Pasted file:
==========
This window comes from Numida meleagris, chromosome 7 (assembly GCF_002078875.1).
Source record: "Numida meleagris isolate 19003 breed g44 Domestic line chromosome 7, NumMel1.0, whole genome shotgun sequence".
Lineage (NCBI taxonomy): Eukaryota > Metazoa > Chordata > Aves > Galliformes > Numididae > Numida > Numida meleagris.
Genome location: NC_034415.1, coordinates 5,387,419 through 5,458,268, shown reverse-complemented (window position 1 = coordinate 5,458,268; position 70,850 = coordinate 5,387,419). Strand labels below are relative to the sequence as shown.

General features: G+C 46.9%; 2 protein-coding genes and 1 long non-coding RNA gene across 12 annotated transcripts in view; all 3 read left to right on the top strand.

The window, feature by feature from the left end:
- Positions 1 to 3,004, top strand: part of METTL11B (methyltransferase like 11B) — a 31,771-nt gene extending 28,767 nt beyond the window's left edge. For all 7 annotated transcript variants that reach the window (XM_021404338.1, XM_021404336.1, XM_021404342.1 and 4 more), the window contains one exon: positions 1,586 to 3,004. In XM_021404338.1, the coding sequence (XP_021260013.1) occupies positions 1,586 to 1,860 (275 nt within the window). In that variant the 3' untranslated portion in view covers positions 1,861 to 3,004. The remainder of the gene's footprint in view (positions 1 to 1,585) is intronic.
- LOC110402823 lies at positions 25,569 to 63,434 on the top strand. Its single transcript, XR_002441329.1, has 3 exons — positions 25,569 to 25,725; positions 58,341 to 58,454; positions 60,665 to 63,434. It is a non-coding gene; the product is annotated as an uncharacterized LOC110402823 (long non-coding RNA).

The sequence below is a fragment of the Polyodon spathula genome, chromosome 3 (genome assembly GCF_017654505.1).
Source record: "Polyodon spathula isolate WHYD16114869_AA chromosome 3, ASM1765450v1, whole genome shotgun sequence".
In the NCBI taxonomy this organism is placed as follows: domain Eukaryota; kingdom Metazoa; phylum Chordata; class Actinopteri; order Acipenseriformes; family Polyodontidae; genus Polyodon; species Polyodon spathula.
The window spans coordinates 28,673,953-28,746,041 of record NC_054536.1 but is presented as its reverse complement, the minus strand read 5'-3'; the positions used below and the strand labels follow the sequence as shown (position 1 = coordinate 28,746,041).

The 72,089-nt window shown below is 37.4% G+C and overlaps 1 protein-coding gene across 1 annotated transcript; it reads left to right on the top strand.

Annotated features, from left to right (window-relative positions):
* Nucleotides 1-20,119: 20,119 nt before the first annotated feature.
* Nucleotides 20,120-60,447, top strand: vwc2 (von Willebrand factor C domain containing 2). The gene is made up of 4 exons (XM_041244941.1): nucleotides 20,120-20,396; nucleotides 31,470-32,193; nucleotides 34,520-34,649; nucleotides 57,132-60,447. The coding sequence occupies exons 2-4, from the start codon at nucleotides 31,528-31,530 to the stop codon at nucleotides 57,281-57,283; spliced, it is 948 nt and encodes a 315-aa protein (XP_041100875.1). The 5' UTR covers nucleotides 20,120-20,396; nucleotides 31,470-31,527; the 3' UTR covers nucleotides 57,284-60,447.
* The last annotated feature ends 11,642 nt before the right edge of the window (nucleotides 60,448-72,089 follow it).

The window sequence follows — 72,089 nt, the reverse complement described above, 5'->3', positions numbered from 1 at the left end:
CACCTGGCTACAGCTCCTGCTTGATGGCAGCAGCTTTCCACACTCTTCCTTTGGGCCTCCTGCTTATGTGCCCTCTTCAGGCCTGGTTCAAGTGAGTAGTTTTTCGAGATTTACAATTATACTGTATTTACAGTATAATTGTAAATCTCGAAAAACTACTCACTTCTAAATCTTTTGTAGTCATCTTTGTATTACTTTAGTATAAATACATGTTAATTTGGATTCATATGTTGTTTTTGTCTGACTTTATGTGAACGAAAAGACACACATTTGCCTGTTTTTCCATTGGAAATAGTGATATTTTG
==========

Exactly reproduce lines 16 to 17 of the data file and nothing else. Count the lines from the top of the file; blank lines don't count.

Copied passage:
* Nucleotides 20,120-60,447, top strand: vwc2 (von Willebrand factor C domain containing 2). The gene is made up of 4 exons (XM_041244941.1): nucleotides 20,120-20,396; nucleotides 31,470-32,193; nucleotides 34,520-34,649; nucleotides 57,132-60,447. The coding sequence occupies exons 2-4, from the start codon at nucleotides 31,528-31,530 to the stop codon at nucleotides 57,281-57,283; spliced, it is 948 nt and encodes a 315-aa protein (XP_041100875.1). The 5' UTR covers nucleotides 20,120-20,396; nucleotides 31,470-31,527; the 3' UTR covers nucleotides 57,284-60,447.
* The last annotated feature ends 11,642 nt before the right edge of the window (nucleotides 60,448-72,089 follow it).